How to get your music on the radio
Radio is still a major source when it comes to discovering new music. For many artists radio is undoubtedly still a big goal: airtime on large national radio stations means reaching millions of fans through a well-respected medium. Having tracks on the radio is almost like a confirmation of quality.
Getting played on the radio, however, is very difficult and the rules are complicated. Let’s dive in deeper.
Types of radio stations
Basically, there are two types of radio stations: commercial and non-commercial.
Non-commercial radio stations are smaller stations, for example, college radio. Commercial stations are all stations that, well, play commercials in between tracks. These commercial stations have a large reach, are very well known and most of the time difficult to get played on.
Non-commercial stations are usually smaller but are a great medium for music discovery. A non-com is likely to support local talent, without having to be represented by a large plugger or promoter.
A stepping stone into commercial success. The most difficult part, of course, is to get your track on commercial stations.
An insight into commercial radio
Listening to commercial radio, tracks often appear several times per day or even hour. Why play the exact same track over and over again when there is so much new music every week? This is called rotation: a radio station determines the tracks that are best suited for their image and these tracks go on high rotation.
Nice for the artist, not so nice for the thousands of artists that don’t get played at all.
Unfortunately, there is nothing you can do about this. One of the reasons this even exists is because of the relationship between major record companies and radio stations. Majors have huge pulling power and really know how to spend big budgets on promoting an artist. Big cooperations between artists, record labels, radio stations and venues often appear per country.
A commercial radio station is all about, no surprise, making money. Reaching as many people as possible means ads space can be sold for a higher rate. If artists with a huge social media presence post about a radio station they are visiting, it works both ways. The artist’s new track gets more attention and the radio station is promoted through the social media of the artist.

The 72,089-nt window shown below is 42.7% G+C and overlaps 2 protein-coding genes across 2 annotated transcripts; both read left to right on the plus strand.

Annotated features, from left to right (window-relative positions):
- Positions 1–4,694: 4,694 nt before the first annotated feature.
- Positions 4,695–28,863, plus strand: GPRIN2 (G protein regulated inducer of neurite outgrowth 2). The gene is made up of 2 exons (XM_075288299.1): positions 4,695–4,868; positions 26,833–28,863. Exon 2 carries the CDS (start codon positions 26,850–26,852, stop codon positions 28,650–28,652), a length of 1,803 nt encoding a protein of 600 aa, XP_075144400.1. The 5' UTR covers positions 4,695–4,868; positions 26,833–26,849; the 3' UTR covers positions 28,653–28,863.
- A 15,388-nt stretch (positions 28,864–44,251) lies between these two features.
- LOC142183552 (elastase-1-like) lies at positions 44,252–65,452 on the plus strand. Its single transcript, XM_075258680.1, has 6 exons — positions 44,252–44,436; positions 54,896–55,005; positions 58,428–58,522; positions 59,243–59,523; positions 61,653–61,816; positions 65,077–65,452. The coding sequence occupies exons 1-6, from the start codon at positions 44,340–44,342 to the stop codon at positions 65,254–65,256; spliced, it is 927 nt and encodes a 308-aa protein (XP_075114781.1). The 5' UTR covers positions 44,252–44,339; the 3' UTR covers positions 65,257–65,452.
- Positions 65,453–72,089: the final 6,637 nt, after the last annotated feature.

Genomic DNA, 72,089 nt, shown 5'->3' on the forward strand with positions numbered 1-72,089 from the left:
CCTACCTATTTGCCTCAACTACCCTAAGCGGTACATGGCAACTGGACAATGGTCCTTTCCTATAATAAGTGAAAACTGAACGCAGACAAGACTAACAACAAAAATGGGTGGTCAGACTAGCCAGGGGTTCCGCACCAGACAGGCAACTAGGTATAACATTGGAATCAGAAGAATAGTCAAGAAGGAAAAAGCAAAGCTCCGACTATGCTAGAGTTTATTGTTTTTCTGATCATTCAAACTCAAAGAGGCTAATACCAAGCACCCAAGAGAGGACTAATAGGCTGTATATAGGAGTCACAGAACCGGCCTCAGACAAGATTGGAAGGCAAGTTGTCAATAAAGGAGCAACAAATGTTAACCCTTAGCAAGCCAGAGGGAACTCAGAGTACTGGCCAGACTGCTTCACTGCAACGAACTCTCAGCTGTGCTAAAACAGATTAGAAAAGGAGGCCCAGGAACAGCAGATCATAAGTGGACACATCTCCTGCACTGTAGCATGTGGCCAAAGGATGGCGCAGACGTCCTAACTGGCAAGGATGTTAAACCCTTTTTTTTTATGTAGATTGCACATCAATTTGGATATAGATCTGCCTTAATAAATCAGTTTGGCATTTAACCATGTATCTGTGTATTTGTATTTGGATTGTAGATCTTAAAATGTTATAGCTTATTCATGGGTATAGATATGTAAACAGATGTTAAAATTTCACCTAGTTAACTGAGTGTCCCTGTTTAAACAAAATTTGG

Think of pluggers as musical matchmakers. A plugger is hired by record labels to visit radio stations and pitch music. The goal is to get music played on radio stations and find the perfect fit between an artist’s repertoire and music stations.
Pluggers were often hired in the past to get music on commercial radio stations, nowadays they are still mostly hired by major record companies. For new and upcoming artists/bands a plugger can be expensive.
Press kit and social media
Getting your song on top of the stack at a radio station is challenging. It can be compared to getting tracks in playlists on Spotify; there is such a huge amount of music being released on a weekly basis that it is almost impossible to get in front of the right curators at the right time.
To leave a solid impression, make sure your press kit stands out and your social media is representative for you as an artist.
A press kit should contain information about you as an artist, your repertoire, images and videos and your key achievements. Creating an interactive document, for example, a pdf with links to your content online helps to bring your content alive. Include a bio, press quotes, gig calendar and links to your social media. Need help creating a good press kit? Check out this site.
Differences per country
It may come as no surprise that radio stations are bound to rules and regulations set out by their local government. This is a big difference compared to DSPs like Spotify or Apple Music; commercial companies with centralized leadership. These companies (often) have offices in multiple countries but the rules that are being applied to f.e. curating playlists are mostly worldwide.
Some countries have very specific rules when it comes to the repertoire of local artists. F.e. in France, only a certain percentage of all music played on National radio stations can be by foreign artists.
This sometimes also applies to the language (f.e. a native artist singing in a different language is not as easy to feature on the radio as one singing in the native language.)
Achieving radio success (and consequential tours/gigs) in France is a bigger challenge for foreign artists, because if you are French then the chances of being played on the radio are significantly higher. A good start to getting on the radio is to target stations in your own country…
Make your music suitable for radio plays
Making sure to have the right pre-conditions for radio success also involves making your music suitable for radio. This means that your productions should always include a so-called ‘radio edit’, a version that most of the time is shorter than the original.
A radio track should compel the listener within the first few seconds, starting with a long intro or finishing with a long outro means it’s less suitable for radio plays. In general, the track you normally submit to streaming services is also suitable for radio.
- Radio is a huge source for music discovery;
- Don’t underestimate the importance of non-commercial radio. It sparks music discovery and can be an important stepping stone;
- Hiring a plugger can improve your chances of commercial success;
- A good press kit is crucial in pitching music to radio stations;
- Make sure your radio edits are of the highest quality.